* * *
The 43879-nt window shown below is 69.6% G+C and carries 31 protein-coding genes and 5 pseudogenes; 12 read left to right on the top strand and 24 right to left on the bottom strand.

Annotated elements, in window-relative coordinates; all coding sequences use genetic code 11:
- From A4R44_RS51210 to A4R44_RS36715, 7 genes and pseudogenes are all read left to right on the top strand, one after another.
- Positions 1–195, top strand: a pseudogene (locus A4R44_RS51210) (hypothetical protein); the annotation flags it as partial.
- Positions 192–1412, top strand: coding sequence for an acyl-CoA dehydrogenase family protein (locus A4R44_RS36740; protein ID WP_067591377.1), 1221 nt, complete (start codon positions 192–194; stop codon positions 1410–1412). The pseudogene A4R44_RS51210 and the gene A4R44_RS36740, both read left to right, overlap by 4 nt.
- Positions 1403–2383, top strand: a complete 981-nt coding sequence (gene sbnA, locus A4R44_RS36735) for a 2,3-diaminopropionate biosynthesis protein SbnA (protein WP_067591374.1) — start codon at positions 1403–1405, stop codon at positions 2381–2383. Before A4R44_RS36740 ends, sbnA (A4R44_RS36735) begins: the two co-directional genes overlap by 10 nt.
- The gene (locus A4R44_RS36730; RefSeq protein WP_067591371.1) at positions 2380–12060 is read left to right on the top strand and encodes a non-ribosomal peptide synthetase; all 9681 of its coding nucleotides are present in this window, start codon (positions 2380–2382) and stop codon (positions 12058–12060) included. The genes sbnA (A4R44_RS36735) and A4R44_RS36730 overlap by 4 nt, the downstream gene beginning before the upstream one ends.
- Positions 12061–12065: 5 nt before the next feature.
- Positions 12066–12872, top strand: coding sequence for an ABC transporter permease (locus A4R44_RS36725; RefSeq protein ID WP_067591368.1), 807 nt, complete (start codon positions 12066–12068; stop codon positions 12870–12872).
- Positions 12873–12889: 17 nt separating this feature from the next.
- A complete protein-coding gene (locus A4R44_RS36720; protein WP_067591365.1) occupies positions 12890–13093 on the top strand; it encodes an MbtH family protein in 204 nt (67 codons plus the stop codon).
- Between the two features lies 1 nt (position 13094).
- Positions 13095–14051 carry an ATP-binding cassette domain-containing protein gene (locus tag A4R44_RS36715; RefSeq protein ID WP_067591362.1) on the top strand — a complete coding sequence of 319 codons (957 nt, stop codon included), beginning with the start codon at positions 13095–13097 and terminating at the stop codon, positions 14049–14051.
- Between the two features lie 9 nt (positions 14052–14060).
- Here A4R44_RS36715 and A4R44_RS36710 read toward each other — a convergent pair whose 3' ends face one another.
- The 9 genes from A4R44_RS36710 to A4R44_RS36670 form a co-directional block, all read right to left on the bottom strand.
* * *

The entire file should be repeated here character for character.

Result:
The 43879-nt window shown below is 69.6% G+C and carries 31 protein-coding genes and 5 pseudogenes; 12 read left to right on the top strand and 24 right to left on the bottom strand.

Annotated elements, in window-relative coordinates; all coding sequences use genetic code 11:
- From A4R44_RS51210 to A4R44_RS36715, 7 genes and pseudogenes are all read left to right on the top strand, one after another.
- Positions 1–195, top strand: a pseudogene (locus A4R44_RS51210) (hypothetical protein); the annotation flags it as partial.
- Positions 192–1412, top strand: coding sequence for an acyl-CoA dehydrogenase family protein (locus A4R44_RS36740; protein ID WP_067591377.1), 1221 nt, complete (start codon positions 192–194; stop codon positions 1410–1412). The pseudogene A4R44_RS51210 and the gene A4R44_RS36740, both read left to right, overlap by 4 nt.
- Positions 1403–2383, top strand: a complete 981-nt coding sequence (gene sbnA, locus A4R44_RS36735) for a 2,3-diaminopropionate biosynthesis protein SbnA (protein WP_067591374.1) — start codon at positions 1403–1405, stop codon at positions 2381–2383. Before A4R44_RS36740 ends, sbnA (A4R44_RS36735) begins: the two co-directional genes overlap by 10 nt.
- The gene (locus A4R44_RS36730; RefSeq protein WP_067591371.1) at positions 2380–12060 is read left to right on the top strand and encodes a non-ribosomal peptide synthetase; all 9681 of its coding nucleotides are present in this window, start codon (positions 2380–2382) and stop codon (positions 12058–12060) included. The genes sbnA (A4R44_RS36735) and A4R44_RS36730 overlap by 4 nt, the downstream gene beginning before the upstream one ends.
- Positions 12061–12065: 5 nt before the next feature.
- Positions 12066–12872, top strand: coding sequence for an ABC transporter permease (locus A4R44_RS36725; RefSeq protein ID WP_067591368.1), 807 nt, complete (start codon positions 12066–12068; stop codon positions 12870–12872).
- Positions 12873–12889: 17 nt separating this feature from the next.
- A complete protein-coding gene (locus A4R44_RS36720; protein WP_067591365.1) occupies positions 12890–13093 on the top strand; it encodes an MbtH family protein in 204 nt (67 codons plus the stop codon).
- Between the two features lies 1 nt (position 13094).
- Positions 13095–14051 carry an ATP-binding cassette domain-containing protein gene (locus tag A4R44_RS36715; RefSeq protein ID WP_067591362.1) on the top strand — a complete coding sequence of 319 codons (957 nt, stop codon included), beginning with the start codon at positions 13095–13097 and terminating at the stop codon, positions 14049–14051.
- Between the two features lie 9 nt (positions 14052–14060).
- Here A4R44_RS36715 and A4R44_RS36710 read toward each other — a convergent pair whose 3' ends face one another.
- The 9 genes from A4R44_RS36710 to A4R44_RS36670 form a co-directional block, all read right to left on the bottom strand.